Hmm, sounds legitimate but I still don't quiet get it. Can you give a more 
 concrete example?
 I mean, I can always save a command using a nested function. Why would I 
 choose to call a curry template for something like, say:

 void func( type arg )
 {
     doSomething(arg);
     ......
     doSomething(arg);
     ..
     doSomething(arg);
     ..
     doSomething(arg);

     //I'm tired of this ..
     //call nested functions to the rescue ..
     void doit()
     {
         doSomething(arg);
     }

     doit();
     doit();
     ...
     doit();
 }

 I'm more confident using a nested function, at least I know what's going 
 on. With a curried function, I'd be more like "gee I'm not sure what's 
 going on but I hope this works ..".

Go ahead and try to return doit() from func(), or save it somewhere where it will be accessed after func() returns ;) I mean, you _could_ do it without templates using a struct as the context (much as Walter's posted code does), but you'd be seriously restricting yourself to functions/delegates with certain signatures.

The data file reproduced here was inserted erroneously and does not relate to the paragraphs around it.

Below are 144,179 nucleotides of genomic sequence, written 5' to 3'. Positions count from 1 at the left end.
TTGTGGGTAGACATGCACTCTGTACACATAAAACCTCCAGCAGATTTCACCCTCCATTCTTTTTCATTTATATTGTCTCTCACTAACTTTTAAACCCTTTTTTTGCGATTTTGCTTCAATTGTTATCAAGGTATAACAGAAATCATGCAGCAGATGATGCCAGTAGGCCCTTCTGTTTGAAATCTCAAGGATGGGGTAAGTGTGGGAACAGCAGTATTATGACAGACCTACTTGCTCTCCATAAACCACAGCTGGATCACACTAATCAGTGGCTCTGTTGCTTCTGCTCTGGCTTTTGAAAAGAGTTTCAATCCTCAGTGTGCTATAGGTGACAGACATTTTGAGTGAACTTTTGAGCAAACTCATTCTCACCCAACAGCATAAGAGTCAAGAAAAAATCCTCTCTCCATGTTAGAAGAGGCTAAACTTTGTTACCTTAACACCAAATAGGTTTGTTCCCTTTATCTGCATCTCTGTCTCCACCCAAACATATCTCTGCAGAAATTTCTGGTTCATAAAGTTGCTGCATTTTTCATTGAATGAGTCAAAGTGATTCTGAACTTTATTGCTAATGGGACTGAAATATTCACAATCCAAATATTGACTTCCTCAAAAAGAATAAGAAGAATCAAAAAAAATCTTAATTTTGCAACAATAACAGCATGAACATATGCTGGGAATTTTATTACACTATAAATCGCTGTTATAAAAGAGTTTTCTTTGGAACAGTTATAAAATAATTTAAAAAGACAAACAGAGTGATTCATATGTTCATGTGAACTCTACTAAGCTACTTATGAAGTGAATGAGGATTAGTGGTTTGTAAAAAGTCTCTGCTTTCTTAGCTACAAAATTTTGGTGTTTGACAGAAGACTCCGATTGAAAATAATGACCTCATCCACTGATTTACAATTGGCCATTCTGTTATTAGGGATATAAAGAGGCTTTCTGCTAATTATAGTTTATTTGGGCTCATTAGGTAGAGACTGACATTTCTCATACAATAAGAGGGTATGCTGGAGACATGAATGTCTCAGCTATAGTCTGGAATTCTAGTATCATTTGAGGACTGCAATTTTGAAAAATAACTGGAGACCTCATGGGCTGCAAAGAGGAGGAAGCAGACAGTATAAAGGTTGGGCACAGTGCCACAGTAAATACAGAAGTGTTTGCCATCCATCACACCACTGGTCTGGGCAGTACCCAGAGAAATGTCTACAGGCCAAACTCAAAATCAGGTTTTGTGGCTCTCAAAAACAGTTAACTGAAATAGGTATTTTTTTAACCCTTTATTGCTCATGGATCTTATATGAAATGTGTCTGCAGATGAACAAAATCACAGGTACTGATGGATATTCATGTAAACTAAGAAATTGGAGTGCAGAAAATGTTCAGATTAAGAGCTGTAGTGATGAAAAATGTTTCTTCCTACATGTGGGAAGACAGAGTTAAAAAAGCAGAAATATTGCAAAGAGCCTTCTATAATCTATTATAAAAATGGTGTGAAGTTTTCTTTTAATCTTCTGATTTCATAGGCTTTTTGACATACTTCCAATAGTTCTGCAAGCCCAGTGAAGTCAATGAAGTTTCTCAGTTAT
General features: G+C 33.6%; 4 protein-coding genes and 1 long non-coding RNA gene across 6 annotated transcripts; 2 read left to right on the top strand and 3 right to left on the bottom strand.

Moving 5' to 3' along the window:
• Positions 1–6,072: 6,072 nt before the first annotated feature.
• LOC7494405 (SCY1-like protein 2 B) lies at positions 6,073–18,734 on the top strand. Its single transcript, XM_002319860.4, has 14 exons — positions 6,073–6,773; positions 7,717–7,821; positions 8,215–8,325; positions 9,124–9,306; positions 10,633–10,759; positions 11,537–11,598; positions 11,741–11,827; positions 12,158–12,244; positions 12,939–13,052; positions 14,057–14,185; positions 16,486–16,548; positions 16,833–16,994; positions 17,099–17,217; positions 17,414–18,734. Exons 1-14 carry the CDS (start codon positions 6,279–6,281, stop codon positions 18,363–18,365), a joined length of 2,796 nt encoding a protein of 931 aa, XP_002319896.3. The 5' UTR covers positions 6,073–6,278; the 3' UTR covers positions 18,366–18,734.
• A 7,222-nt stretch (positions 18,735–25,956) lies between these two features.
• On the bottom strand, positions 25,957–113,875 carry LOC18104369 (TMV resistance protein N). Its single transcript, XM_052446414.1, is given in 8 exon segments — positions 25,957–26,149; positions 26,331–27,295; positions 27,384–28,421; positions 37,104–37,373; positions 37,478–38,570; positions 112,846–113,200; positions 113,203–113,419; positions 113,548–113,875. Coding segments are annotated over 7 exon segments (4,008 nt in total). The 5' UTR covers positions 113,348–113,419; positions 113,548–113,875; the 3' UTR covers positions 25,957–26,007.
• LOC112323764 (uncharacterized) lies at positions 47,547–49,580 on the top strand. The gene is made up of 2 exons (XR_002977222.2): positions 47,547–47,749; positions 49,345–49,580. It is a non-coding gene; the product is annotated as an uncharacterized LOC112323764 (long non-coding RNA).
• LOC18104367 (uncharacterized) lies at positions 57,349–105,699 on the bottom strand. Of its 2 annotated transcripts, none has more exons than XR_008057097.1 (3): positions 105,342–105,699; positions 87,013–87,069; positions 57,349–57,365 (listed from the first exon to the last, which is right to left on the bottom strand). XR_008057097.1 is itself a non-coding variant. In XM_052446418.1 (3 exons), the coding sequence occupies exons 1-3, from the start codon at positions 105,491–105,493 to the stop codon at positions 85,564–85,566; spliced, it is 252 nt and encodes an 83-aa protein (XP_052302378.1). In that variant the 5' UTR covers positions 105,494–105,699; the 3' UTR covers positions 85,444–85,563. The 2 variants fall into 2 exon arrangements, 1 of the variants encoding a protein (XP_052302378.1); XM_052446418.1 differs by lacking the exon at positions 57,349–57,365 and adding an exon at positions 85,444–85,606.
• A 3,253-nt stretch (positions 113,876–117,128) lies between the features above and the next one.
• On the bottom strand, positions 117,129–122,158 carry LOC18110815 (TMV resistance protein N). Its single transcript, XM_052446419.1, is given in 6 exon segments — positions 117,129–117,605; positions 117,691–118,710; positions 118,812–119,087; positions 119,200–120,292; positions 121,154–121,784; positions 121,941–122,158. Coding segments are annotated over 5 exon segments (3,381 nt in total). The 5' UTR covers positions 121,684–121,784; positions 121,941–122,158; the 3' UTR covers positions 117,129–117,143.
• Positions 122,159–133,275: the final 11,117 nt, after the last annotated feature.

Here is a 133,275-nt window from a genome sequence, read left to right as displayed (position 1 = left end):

Nov 14 2006
prev sibling parent reply Bill Baxter <dnewsgroup billbaxter.com> writes:
Hasan Aljudy wrote:
 
 
 Brad Roberts wrote:
 The net is a truly wonderful resource:

 http://en.wikipedia.org/wiki/Curried_function

I've read that a while ago, but it doesn't make much of a sense. Why would anyone need such a thing? My original question was, is it something that everyone is supposed to already know its meaning and uses?